Guide and prejudice | On this day

Few things get outdated faster than a guidebook, but one century-old guide for Caribbean travellers reveals much about old stereotypes of the region — and what has and hasn’t changed, writes James Ferguson

  • Illustration by Rohan Mitchell

Fresh fish aside, what reaches its use-by date quicker than a guidebook? Almost before it is published, parts of it are already obsolete — hotels and restaurants have closed and new ones opened, airfares have gone up, and tourist attractions have closed indefinitely for restoration. Keeping a guidebook up-to-date is like painting the proverbial Forth Bridge: it never ends. No wonder, then, that the printed guidebook dominates the sad shelves of the local charity shop, shunned by the young in favour of constantly updated digital travel advice.

But people of a certain age like old guidebooks, precisely because they are so interestingly out-of-date, recalling a bygone era when francs, marks, and lire had yet to give way to euros, and when hotels boasted of hot water and electricity rather than Smart TVs and spa facilities. The further back in time they go, the more exotic they seem, as they describe places that may be familiar to us today, but through the prism of the past appear almost unrecognisable in their day-to-day detail.

I recently came across a guidebook to the Caribbean published exactly a century ago, in 1920. It was written by one Frederick Albion Ober, an American naturalist and travel writer who was the author of many books on the region. Slightly mysteriously, he is recorded as having died in 1913, so it can only be supposed that an earlier edition of A Guide to the West Indies, Bermuda, and Panama was updated by an unacknowledged contributor. And what a job that was. The book is 542 pages long, crammed with details of train and ferry timetables, recommendations for accommodation, and a plethora of historical and practical information, much of which had to be checked and refreshed.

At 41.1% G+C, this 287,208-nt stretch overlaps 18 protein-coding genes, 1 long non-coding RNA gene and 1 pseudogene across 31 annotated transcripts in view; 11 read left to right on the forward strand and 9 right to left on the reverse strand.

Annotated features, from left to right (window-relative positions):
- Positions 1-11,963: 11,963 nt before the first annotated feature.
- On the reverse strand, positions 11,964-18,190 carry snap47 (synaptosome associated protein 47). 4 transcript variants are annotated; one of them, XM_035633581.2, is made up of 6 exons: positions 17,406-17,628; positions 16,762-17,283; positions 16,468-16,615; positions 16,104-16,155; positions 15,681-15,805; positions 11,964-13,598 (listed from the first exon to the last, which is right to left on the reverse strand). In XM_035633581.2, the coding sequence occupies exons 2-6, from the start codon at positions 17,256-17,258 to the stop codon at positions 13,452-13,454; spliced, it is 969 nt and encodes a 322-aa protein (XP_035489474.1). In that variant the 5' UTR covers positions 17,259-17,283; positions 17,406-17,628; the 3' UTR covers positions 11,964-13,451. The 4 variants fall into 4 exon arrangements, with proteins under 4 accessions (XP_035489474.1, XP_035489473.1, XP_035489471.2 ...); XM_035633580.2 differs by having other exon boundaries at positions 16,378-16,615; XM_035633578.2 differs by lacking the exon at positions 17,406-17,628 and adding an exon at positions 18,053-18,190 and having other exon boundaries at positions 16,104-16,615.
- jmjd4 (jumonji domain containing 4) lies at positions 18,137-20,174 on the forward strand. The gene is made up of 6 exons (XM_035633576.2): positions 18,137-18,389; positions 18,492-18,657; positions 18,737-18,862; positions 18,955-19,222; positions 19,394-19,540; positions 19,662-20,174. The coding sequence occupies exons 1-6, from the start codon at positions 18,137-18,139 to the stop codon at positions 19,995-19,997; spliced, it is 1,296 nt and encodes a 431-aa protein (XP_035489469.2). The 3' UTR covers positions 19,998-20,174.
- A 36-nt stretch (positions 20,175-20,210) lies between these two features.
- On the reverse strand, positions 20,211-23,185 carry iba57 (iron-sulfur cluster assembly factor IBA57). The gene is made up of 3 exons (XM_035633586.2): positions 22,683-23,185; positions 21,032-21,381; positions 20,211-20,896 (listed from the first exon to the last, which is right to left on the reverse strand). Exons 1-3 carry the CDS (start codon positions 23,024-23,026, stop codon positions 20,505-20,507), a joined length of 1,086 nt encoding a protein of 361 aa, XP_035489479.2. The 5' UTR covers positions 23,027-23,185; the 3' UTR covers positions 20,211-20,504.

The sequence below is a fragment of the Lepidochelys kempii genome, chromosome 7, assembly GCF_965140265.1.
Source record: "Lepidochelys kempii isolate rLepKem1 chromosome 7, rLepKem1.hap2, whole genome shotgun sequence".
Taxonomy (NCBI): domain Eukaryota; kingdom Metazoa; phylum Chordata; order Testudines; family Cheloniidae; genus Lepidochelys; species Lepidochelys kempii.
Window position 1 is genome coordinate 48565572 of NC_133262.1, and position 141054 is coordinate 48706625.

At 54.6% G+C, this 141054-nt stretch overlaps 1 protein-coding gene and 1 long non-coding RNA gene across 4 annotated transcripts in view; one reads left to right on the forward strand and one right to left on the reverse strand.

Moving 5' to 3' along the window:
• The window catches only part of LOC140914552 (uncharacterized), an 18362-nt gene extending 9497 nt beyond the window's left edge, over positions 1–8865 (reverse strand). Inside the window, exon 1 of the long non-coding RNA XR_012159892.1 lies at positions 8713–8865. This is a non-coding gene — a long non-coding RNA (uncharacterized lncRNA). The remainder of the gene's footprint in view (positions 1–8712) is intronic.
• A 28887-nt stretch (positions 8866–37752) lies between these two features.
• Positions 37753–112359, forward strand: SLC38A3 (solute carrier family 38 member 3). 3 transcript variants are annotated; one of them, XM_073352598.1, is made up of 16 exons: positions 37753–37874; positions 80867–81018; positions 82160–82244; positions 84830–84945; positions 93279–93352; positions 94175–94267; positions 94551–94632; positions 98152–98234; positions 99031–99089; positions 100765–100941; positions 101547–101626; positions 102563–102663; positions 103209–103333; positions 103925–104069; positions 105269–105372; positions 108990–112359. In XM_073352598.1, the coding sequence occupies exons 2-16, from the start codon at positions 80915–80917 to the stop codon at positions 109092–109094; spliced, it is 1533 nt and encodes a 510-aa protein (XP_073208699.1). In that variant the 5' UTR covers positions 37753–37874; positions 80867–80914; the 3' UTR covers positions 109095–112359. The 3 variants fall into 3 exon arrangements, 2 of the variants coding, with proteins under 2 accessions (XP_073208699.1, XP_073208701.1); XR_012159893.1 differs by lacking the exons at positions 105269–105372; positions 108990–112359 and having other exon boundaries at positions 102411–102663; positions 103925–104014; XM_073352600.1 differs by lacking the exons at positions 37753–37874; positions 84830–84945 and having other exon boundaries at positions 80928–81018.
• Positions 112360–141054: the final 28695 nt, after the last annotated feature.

Ober’s work, as we will see, is very much of its time, but some of his remarks carry an eternal quality that will resonate with travellers of any period anywhere. Prices are surprisingly (in a bad way) high, service is slow and grudging, getting from A to B takes ages, and — in the specific case of the Caribbean — it is just too hot for a non-local. Grumbling of this type will never go out of fashion.

“These are abnormal times,” states Ober, and he was probably thinking of the volatile political situation in the Caribbean in the first decades of the twentieth century. The Spanish-American War of 1898 had occurred only twenty years previously, and signalled the end of Spanish control in Cuba and Puerto Rico and its replacement by US dominance. American troops were keeping a fragile peace and encouraging American investment by occupying both Haiti (from 1915 to 1934) and the Dominican Republic (1916 to 1924), while the Danish West Indies became the US Virgin Islands in 1917. The First World War had fuelled US fears of German aggression in the Caribbean, directed especially at the Panama Canal, which opened in 1914, and Washington wanted to defend its vulnerable backyard at all costs.

The Caribbean islands were hence of huge strategic interest to the US. But they were also of interest to those increasing numbers of Americans who could afford a holiday in the sun. The end of the war, together with a brief economic boom preceding the 1929 Wall Street Crash, saw a surge in tourism — both cruise tours and hotel stays — and the favourite destinations were Cuba, Puerto Rico, and the Bahamas. Tourists wanted sun, sand, and whatever else was on offer, particularly after Prohibition in 1920 banned the legal sale of alcohol in the US.